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I’m Thirsty … and I Can’t Tell You

I’m Thirsty … and I Can’t Tell You


Sometimes, people with dementia or Alzheimer’s  may be unable to recognize that they’re thirsty, or may find themselves unable to communicate their needs to caregivers. Other times, they might simply forget to drink. This can lead to dehydration.

Dehydration can cause a number of conditions, including  headaches, increased confusion, urinary tract infection and constipation.  According to the U.K. Alzheimer’s Society, which provides fact sheets on myriad topics pertaining to the disease,  these effects can increase the  symptoms of dementia.

As we age, the feeling of being thirsty changes, which is why some people might not be aware they need a drink. This can apply to those with Alzheimer’s as well. Some people with Alzheimer’s might also have difficulty getting drinks for themselves, even if they do recognize that they’re thirsty.

Caregivers can help by reminding people with Alzheimer’s and dementia to drink throughout the day. A U.K. Alzheimer’s Society fact sheet on the topic of dehydration recommends that people drink at least 1.2 litres daily.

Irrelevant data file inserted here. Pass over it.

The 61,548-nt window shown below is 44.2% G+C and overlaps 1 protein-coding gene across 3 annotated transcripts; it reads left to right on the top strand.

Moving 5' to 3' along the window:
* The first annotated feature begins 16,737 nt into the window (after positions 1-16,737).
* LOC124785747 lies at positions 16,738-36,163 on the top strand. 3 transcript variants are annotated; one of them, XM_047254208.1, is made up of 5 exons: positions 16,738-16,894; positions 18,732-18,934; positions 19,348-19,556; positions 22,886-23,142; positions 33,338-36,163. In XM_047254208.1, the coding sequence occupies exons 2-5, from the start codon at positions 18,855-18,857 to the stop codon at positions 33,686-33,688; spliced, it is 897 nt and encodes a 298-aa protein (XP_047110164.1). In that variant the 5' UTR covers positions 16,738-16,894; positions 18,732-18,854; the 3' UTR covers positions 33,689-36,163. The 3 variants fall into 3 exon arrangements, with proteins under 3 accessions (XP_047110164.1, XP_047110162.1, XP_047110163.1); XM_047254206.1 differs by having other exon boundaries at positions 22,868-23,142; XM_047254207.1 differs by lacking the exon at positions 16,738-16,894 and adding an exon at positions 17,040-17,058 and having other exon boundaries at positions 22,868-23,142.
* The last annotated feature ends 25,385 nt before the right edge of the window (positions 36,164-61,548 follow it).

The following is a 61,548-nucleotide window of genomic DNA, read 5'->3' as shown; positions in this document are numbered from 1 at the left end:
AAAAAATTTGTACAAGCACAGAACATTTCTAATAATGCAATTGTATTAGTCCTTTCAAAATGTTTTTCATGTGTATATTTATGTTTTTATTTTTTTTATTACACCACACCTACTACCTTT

Remember though: just  putting a drink in front of someone, doesn’t mean they’ll finish it. And if a cup is empty, that doesn’t guarantee the person finished their drink. It might have been spilled, poured out or finished by someone else.

Here are some more tips for caregivers:

When the person is eating, make sure to have a drink handy.

Choose the right glass: Use something clear, so the person can see what’s inside, or draw their attention with a brightly colored cup. Make sure it’s not too heavy or hard to hold.

Offer the person the cup or make sure that they can see it.

Describe the drink:  What is it and where is it?  That way, if the person has a visual impairment,  they can still find the drink.

Offer both hot and cold liquids throughout the day.

High-fluid foods, like gravy, jelly and ice cream, are helpful.

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